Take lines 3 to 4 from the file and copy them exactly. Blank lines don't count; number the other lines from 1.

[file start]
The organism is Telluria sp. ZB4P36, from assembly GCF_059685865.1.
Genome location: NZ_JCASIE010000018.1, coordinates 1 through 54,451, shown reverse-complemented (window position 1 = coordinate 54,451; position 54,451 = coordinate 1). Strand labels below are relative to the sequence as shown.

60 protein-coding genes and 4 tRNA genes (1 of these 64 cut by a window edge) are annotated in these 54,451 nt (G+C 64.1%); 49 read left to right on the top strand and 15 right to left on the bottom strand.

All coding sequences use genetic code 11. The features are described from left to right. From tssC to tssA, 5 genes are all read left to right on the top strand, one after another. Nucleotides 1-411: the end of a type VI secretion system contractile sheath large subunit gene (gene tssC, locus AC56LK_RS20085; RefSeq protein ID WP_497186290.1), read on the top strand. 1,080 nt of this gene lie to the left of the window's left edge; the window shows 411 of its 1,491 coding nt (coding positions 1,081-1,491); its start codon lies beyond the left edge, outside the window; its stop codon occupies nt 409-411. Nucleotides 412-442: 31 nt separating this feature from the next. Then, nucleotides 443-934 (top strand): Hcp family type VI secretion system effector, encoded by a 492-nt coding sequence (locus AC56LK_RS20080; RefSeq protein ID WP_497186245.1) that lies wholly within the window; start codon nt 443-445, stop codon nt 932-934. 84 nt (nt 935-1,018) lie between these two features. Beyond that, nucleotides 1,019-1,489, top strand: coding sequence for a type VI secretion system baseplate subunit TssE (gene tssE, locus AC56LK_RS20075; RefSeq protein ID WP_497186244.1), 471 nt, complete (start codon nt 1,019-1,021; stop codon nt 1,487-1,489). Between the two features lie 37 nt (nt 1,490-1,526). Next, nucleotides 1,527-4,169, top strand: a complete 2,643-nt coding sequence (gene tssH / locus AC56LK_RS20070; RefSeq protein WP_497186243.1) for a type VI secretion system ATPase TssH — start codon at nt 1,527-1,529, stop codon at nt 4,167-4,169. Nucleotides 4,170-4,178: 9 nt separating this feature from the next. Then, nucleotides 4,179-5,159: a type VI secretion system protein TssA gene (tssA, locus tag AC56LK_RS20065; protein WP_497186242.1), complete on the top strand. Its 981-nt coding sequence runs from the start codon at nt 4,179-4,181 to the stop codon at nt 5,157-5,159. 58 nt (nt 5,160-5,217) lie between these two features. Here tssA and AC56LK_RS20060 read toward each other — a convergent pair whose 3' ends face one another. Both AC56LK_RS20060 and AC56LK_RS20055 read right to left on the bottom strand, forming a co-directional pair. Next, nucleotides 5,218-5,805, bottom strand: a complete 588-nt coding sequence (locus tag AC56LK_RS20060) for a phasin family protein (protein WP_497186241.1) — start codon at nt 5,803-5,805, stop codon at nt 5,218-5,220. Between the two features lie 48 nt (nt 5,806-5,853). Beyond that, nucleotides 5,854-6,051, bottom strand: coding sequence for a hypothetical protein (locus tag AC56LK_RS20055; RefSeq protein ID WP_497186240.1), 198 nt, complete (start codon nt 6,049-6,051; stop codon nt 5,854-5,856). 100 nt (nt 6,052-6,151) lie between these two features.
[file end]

60 protein-coding genes and 4 tRNA genes (1 of these 64 cut by a window edge) are annotated in these 54,451 nt (G+C 64.1%); 49 read left to right on the top strand and 15 right to left on the bottom strand.

All coding sequences use genetic code 11. The features are described from left to right. From tssC to tssA, 5 genes are all read left to right on the top strand, one after another. Nucleotides 1-411: the end of a type VI secretion system contractile sheath large subunit gene (gene tssC, locus AC56LK_RS20085; RefSeq protein ID WP_497186290.1), read on the top strand. 1,080 nt of this gene lie to the left of the window's left edge; the window shows 411 of its 1,491 coding nt (coding positions 1,081-1,491); its start codon lies beyond the left edge, outside the window; its stop codon occupies nt 409-411. Nucleotides 412-442: 31 nt separating this feature from the next. Then, nucleotides 443-934 (top strand): Hcp family type VI secretion system effector, encoded by a 492-nt coding sequence (locus AC56LK_RS20080; RefSeq protein ID WP_497186245.1) that lies wholly within the window; start codon nt 443-445, stop codon nt 932-934. 84 nt (nt 935-1,018) lie between these two features. Beyond that, nucleotides 1,019-1,489, top strand: coding sequence for a type VI secretion system baseplate subunit TssE (gene tssE, locus AC56LK_RS20075; RefSeq protein ID WP_497186244.1), 471 nt, complete (start codon nt 1,019-1,021; stop codon nt 1,487-1,489). Between the two features lie 37 nt (nt 1,490-1,526). Next, nucleotides 1,527-4,169, top strand: a complete 2,643-nt coding sequence (gene tssH / locus AC56LK_RS20070; RefSeq protein WP_497186243.1) for a type VI secretion system ATPase TssH — start codon at nt 1,527-1,529, stop codon at nt 4,167-4,169. Nucleotides 4,170-4,178: 9 nt separating this feature from the next. Then, nucleotides 4,179-5,159: a type VI secretion system protein TssA gene (tssA, locus tag AC56LK_RS20065; protein WP_497186242.1), complete on the top strand. Its 981-nt coding sequence runs from the start codon at nt 4,179-4,181 to the stop codon at nt 5,157-5,159. 58 nt (nt 5,160-5,217) lie between these two features. Here tssA and AC56LK_RS20060 read toward each other — a convergent pair whose 3' ends face one another. Both AC56LK_RS20060 and AC56LK_RS20055 read right to left on the bottom strand, forming a co-directional pair. Next, nucleotides 5,218-5,805, bottom strand: a complete 588-nt coding sequence (locus tag AC56LK_RS20060) for a phasin family protein (protein WP_497186241.1) — start codon at nt 5,803-5,805, stop codon at nt 5,218-5,220. Between the two features lie 48 nt (nt 5,806-5,853). Beyond that, nucleotides 5,854-6,051, bottom strand: coding sequence for a hypothetical protein (locus tag AC56LK_RS20055; RefSeq protein ID WP_497186240.1), 198 nt, complete (start codon nt 6,049-6,051; stop codon nt 5,854-5,856). 100 nt (nt 6,052-6,151) lie between these two features.